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US box levels drop to seven-year low

Figures dip below one-million-TEU mark for first time since 2004.
The port of Long Beach in California, one of the facilities surveyed by IHS Global Insight's Port Tracker.
The port of Long Beach in California, one of the facilities surveyed by IHS Global Insight's Port Tracker.

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Ports in the US saw only 818,342 TEU handled in February, the lowest figure since March 2002, according to the monthly Port Tracker released yesterday by the National Retail Federation and business forecaster IHS Global Insight.

The figures were down 20.6% from January and represent the 20th month in a row to see a year-on-year decline. However, the numbers are expected to rise back above the one-million-TEU mark in May, but will nonetheless remain well below last year's levels.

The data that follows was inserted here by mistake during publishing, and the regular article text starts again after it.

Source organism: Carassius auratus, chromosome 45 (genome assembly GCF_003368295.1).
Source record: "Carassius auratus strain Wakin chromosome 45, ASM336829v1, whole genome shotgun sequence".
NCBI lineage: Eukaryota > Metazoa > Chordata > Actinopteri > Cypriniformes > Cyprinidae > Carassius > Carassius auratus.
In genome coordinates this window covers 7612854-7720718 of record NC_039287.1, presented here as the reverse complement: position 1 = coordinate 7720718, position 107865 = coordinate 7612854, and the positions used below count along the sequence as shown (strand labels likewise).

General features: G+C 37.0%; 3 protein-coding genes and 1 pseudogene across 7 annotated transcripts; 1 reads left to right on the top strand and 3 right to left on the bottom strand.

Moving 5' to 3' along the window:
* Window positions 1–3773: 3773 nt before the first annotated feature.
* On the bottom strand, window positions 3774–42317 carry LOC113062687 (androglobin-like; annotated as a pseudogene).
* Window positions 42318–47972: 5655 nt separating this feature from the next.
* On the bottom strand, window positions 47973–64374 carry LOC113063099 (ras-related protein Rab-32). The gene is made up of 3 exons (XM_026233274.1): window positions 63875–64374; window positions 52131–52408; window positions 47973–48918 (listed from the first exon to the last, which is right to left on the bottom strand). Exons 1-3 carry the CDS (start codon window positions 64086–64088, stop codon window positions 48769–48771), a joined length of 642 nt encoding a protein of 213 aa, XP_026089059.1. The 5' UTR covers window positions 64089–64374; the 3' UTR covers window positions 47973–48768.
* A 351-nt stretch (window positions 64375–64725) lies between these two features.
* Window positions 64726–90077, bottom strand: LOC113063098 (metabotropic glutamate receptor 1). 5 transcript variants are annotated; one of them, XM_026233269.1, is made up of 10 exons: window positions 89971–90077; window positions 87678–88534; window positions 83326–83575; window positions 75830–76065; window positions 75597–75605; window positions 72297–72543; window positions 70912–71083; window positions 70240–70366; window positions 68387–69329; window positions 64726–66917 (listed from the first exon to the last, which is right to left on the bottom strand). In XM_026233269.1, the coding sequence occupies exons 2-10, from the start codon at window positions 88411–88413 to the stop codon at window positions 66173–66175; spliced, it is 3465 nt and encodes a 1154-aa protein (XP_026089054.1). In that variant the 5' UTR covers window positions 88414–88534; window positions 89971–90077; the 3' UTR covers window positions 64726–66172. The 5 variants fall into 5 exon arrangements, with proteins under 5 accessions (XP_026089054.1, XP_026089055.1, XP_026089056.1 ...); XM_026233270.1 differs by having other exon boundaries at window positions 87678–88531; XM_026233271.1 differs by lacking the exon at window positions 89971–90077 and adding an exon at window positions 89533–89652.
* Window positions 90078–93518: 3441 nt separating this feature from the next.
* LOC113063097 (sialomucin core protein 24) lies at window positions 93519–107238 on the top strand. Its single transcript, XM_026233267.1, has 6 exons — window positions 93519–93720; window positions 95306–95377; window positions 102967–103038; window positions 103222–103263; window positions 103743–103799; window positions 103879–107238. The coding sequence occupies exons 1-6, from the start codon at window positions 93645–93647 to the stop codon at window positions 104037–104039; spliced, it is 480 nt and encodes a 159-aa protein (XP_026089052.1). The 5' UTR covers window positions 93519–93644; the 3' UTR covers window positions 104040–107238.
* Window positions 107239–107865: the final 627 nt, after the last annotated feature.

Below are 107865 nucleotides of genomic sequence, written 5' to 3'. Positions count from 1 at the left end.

“The weak port cargo volumes have left port trucking with excess capacity, and cargo is moving without congestion either at the ports or through the inland system,” said IHS Global Insight economist Paul Bingham.

“Rail operations were affected by flooding in the northern states in March and April but disruptions were not sustained enough to cause significant delays.”

All US ports covered by IHS Global Insight's Port Tracker are rated 'low' for congestion, the same as last month.

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